Powers over local gambling proposed for Scotland must now be devolved to councils in England as well, town hall chiefs have said.
With the Smith Commission report recommending the Scottish Parliament takes control over its own gambling policy and legislation, the Local Government Association (LGA) has called for England’s town halls to receive powers to tackle betting shop clustering and high stakes fixed off betting terminal (FOBT) machines.
A historic 93 councils united last month to lodge a Sustainable Communities Act proposals that calls for the reduction of the maximum bet per spin on FOBTs at on-street betting shops to be reduced from £100 to £2.
The LGA has also called for the introduction of cumulative impact tests on new betting shops, which would allow town halls to reject new applications where clusters already exist.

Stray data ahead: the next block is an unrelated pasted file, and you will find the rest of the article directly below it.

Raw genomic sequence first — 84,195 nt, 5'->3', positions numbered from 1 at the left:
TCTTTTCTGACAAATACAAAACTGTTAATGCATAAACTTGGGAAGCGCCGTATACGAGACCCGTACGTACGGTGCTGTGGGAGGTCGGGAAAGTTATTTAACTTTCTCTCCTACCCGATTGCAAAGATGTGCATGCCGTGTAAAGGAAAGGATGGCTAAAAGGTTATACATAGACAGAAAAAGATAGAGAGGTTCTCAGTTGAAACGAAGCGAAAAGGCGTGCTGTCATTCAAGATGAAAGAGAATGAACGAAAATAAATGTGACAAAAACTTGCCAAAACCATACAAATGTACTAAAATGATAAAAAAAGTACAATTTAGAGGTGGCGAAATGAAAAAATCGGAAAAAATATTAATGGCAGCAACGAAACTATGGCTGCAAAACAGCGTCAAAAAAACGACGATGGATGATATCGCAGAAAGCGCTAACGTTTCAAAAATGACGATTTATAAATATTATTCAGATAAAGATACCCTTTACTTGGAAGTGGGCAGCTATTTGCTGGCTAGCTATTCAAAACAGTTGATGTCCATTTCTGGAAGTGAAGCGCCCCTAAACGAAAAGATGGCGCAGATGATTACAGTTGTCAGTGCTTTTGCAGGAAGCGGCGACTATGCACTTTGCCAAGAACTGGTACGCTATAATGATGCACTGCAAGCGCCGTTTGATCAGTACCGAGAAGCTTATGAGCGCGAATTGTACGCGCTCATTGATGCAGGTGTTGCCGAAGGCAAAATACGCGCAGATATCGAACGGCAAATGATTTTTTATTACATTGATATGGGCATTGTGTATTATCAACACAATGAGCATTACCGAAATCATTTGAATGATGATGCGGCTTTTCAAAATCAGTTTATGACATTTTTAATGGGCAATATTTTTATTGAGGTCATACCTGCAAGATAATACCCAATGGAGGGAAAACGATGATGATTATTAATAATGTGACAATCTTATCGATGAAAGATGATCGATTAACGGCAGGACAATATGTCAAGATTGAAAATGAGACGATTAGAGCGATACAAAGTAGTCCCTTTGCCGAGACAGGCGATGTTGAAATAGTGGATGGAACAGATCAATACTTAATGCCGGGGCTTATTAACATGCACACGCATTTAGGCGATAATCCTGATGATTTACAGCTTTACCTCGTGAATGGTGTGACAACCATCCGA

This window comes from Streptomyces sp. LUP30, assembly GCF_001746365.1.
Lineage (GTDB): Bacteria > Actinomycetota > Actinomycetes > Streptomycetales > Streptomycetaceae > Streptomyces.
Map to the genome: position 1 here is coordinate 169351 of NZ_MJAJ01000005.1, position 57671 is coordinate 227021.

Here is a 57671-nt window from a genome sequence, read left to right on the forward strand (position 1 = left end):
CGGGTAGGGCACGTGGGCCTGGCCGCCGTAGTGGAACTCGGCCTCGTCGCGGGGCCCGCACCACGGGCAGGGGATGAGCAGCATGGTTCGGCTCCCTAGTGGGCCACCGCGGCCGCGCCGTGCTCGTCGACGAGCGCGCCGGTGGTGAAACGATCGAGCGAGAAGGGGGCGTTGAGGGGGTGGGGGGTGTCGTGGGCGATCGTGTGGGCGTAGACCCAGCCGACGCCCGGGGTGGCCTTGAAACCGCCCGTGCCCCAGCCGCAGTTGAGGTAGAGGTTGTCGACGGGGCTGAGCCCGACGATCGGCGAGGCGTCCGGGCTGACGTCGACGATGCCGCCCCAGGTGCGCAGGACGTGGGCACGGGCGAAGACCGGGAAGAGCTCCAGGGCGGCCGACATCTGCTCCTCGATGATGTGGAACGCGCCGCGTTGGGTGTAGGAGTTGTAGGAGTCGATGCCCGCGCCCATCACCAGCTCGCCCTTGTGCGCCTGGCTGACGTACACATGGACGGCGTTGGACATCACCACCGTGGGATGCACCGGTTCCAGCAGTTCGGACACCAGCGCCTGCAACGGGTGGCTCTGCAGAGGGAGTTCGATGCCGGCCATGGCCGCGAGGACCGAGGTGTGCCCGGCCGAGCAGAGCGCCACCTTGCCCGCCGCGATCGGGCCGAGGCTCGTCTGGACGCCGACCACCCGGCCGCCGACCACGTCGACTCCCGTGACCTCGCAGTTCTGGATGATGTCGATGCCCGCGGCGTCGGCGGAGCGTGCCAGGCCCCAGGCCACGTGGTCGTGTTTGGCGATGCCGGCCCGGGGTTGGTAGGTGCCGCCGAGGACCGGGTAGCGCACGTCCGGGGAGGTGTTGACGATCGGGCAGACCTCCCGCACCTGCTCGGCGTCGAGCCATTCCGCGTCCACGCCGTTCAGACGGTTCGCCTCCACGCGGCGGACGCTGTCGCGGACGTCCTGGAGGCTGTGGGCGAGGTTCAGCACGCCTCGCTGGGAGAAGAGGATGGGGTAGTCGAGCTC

Cllr Tony Page, LGA licensing spokesman, also called for laws to be updated to allow councils to take into account health issues and anti-social behaviour concerns stemming from problem gambling when considering licensing applications.
‘Concerns about betting shop clustering and proliferation of high-stake FOBTs do not stop at the border. English councils must be handed the same powers being promised to their Scottish counterparts to tackle these issues,’ Cllr Page said.
‘There is a real fear that vulnerable people are losing money they can’t afford through FOBTs, particularly in deprived areas. While reducing FOBT stakes on their own won’t fully protect people from gambling away large amounts of money, bringing stakes in line with other gaming machines in betting shops would be a step in the right direction.
‘Councils ultimately need tougher powers to enable them to support local high streets and economies through ensuring diverse high streets,’ he added.